Risky Business

Unforeseeable risks in kit aircraft projects.


I caught up with my A&P friend Randy Richmond at his hangar, where he was wrestling with a beautifully polished bare-aluminum RV-3. The wings and cowling were off, and he was hoisting the engine from the airframe’s nose. Now I normally find Randy and his helper Tony conducting annuals or some other spot maintenance on the hangar’s temporary tenants, usually Experimentals, along with the occasional V-tail Bonanza or Mooney. But this job looked a little more extensive.

Can you spot the cracks after years of abuse from loose lower engine bolts?

Before I asked if he and Tony wanted to hit Reno Red’s for their Monday sirloin lunch special, I noticed that Randy wasn’t merely block-lifting the engine from its mounts. The engine was in fact still bolted to the engine mount, but the mount was unbolted from the firewall and frame, plus the prop was still on the engine. Intrigued, I had to ask what maintenance task he was tackling.

“Ugh, it’s these danged RV-3 lower airframe engine mount bolts…they’re just as loose as can be,” he explained. “I can shake the whole engine about an eighth of an inch, mount and all!”

This surprised me, particularly as nice as the airplane looked. It wasn’t new…in fact it was probably the better part of 20 years old…but it looked well built, had been hand-polished (a lot!), and, well…loose engine bolts? How?

Randy gave me a quick lesson on early Van’s kit aircraft designs. It seems that RV taildragger models, with the maingear mounted to the engine frame, require the builder to fabricate the airframe hard points that come together where the engine frame bolts to the airframe. Truly, no two airplanes are alike because none of each aircraft’s hand-fabricated parts are ever identical. For that matter, the builder had to figure out the build order on their own, unlike my quickbuild A-model kit, which came with a more useful set of step-by-step directions.

Here’s the same part after being removed from the airframe.

This takes us to the lower engine-mount/firewall/frame bolts. Randy went on: “Creating that hard bracket fastening point on the airframe involves mating several solid structural pieces, then drilling through them and the firewall to create the bolt hole for the engine mount. That’s not a problem unless, after drilling the bolt hole through the assembly, the builder fails to separate the pieces and remove the metal shavings. Apparently, this aircraft’s original builder did not take the time to remove those shavings, so they remained sandwiched between the solid hard point members. Over the years, many hundreds of positive and negative G load cycles smashing those shavings created stress points in the airframe mount pieces, which work-hardened and developed cracks.” Randy said he sees this all the time.

I have to admit, for a moment, I felt this sort of panicky twitch. I mean, what he described sounded like the sort of thing an amateur would do. But, wait, I resemble that remark…I’m an amateur builder! Over the last 1200+ hours of building, what unforeseen risks have I unknowingly introduced to my RV-7A?

Here’s the same mount once it was repaired and replaced.

New Designs, Problems, Solutions, and Risks

When designing a new aircraft, designers must blend structures and systems in a manner that’s effective, efficient, lightweight, and safe. Designers look for conflicts: Will this wiring harness get too close to a heat source? Will that load point spread evenly across the airframe, or will it fail if given enough load cycles? Furthermore, in the case of an Experimental design, has the designer made the airplane “buildable” by the amateur kit builder?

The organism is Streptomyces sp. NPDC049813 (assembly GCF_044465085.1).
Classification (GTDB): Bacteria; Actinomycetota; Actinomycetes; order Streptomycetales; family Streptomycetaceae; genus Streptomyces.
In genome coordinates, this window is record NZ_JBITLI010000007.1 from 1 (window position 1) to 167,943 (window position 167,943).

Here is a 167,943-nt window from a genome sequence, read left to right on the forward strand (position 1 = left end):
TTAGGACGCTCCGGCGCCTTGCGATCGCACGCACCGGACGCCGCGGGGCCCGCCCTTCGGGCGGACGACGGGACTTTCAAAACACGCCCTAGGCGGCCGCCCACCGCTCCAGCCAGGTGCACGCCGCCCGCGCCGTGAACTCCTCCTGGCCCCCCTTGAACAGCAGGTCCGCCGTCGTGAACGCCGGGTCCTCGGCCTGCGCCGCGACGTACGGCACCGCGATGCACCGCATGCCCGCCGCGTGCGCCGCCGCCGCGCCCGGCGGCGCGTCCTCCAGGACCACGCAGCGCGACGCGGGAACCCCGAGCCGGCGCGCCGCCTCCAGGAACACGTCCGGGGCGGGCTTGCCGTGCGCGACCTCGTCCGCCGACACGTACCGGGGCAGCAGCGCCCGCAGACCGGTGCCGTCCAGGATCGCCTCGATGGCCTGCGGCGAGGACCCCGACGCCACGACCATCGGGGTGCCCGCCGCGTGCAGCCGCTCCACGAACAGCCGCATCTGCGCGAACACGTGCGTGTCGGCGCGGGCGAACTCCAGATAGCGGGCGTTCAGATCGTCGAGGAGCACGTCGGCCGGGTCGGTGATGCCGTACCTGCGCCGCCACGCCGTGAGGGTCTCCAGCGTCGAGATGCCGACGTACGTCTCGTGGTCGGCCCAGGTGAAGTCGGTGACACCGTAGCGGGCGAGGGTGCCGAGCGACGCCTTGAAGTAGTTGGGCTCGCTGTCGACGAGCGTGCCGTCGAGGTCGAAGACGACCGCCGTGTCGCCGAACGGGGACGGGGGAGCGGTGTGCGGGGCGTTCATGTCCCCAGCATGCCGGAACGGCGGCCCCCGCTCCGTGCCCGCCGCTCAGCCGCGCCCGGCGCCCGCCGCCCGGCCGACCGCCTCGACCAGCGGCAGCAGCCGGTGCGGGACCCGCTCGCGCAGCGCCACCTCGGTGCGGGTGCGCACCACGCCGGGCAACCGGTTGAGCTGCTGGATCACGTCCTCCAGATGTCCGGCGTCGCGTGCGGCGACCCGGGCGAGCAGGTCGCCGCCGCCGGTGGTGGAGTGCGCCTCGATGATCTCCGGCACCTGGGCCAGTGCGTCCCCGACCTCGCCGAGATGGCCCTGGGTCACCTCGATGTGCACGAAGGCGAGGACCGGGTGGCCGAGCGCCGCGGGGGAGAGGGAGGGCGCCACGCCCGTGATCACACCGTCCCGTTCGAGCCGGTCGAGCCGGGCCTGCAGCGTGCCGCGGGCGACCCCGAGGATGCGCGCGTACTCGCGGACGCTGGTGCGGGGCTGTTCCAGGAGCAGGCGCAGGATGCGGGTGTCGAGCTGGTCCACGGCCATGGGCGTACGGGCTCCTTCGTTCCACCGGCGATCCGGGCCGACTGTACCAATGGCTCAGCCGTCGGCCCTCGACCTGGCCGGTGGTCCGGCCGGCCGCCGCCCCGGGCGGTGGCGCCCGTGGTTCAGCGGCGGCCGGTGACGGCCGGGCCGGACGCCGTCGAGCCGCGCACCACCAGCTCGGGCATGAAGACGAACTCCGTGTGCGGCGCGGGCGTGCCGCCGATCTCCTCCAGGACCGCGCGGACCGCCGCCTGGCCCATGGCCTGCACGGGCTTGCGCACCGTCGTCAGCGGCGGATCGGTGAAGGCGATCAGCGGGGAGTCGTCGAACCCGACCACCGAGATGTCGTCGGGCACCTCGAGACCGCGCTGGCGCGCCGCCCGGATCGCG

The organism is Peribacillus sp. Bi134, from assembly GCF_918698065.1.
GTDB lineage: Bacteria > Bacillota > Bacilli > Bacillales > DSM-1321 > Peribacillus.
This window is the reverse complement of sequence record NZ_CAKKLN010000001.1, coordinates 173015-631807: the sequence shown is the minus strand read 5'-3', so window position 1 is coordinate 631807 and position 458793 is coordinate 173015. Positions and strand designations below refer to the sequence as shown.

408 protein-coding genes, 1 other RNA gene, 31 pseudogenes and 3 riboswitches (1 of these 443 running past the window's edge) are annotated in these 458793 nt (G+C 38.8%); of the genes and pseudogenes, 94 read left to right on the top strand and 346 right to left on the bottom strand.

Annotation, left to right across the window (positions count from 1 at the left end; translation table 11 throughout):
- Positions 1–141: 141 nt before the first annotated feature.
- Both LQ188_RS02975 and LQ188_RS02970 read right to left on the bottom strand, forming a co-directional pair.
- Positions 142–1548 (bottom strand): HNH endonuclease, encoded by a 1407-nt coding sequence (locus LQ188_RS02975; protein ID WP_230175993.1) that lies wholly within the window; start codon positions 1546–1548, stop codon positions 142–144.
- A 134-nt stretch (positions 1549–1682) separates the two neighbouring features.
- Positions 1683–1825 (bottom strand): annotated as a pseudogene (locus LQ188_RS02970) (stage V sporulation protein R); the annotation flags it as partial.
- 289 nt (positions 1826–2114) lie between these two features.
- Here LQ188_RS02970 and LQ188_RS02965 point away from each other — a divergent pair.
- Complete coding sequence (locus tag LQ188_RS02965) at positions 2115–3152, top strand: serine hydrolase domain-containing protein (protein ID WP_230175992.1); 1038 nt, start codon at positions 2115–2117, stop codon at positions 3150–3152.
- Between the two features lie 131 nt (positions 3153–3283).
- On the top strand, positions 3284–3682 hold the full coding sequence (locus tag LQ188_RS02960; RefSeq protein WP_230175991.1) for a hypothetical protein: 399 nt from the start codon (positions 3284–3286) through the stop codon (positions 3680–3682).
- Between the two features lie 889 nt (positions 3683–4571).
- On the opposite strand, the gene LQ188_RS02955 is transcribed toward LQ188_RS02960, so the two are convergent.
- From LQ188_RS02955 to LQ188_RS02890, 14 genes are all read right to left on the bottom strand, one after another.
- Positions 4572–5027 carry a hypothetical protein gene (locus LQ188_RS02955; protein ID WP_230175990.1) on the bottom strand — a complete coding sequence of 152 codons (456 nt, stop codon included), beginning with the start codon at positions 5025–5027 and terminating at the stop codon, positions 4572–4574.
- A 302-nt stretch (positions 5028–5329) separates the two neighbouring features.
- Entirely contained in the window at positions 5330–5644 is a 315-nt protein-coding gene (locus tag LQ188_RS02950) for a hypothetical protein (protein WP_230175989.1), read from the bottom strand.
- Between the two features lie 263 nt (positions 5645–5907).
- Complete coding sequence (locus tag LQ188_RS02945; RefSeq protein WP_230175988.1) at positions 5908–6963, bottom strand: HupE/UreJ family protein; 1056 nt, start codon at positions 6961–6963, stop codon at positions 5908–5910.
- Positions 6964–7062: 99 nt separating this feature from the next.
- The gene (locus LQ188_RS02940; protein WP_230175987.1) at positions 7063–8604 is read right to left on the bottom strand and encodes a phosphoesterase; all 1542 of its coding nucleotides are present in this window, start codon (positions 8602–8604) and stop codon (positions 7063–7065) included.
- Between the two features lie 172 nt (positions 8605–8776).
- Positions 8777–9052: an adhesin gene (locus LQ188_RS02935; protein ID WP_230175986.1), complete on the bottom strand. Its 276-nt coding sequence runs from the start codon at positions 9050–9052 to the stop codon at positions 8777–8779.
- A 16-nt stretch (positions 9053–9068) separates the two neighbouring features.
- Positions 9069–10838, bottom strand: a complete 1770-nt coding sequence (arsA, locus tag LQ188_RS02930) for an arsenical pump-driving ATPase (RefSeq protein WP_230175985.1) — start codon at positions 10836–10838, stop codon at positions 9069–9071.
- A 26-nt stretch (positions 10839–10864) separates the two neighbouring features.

Once the designer has carefully examined the design for hazards, if they exist, he must engineer safety features to prevent (or mitigate) the hazard, and also warn the pilot should the unthinkable happen. The engineer omits such safety features only if he has extremely high confidence that the hazard won’t ever happen. In a helmet bag, that’s risk management in aircraft design.

The lower mounting bracket on the left side of the fuselage was damaged even more than the right bracket shown on the previous page.

With the bracket almost completely destroyed, additional damage occurred to the firewall.

The F-22 Raptor is a spectacular aircraft design. It features a 270-volt DC electrical system powered by two 65-kilowatt generators, and a redundant 4000 psi hydraulic system. These two systems reside very close to one another in what’s called the aircraft mounted accessory drive (AMAD) bay. The designers did a great job securing those high-voltage electrical wires, keeping them away from the steel-braided hydraulic lines so that they’ll never contact each other and chafe…so good that they reasoned there was zero risk of fire. Thus, the F-22 design omits any fire warning or extinguishing capability for AMAD fires.

F-22 Raptor lost to a fire in the aircraft mounted accessory drive (AMAD) bay. The pilot successfully ejected. (Photo courtesy USAF Public Affairs)

In 2012, an F-22 on a training mission experienced an AMAD fire. Somehow, one of those 270-volt positive feed wires got close enough to a braided hydraulic hose that it chafed and arced, perforating the hydraulic line. This knocked the generator offline, while the pin hole in the hydraulic line filled the AMAD bay with highly flammable hydraulic mist. When the pilot tried to reengage the generator, the ensuing electrical arcs ignited the misting hydraulic fluid and ignited the AMAD bay fire. This triggered a series of cascading electrical and hydraulic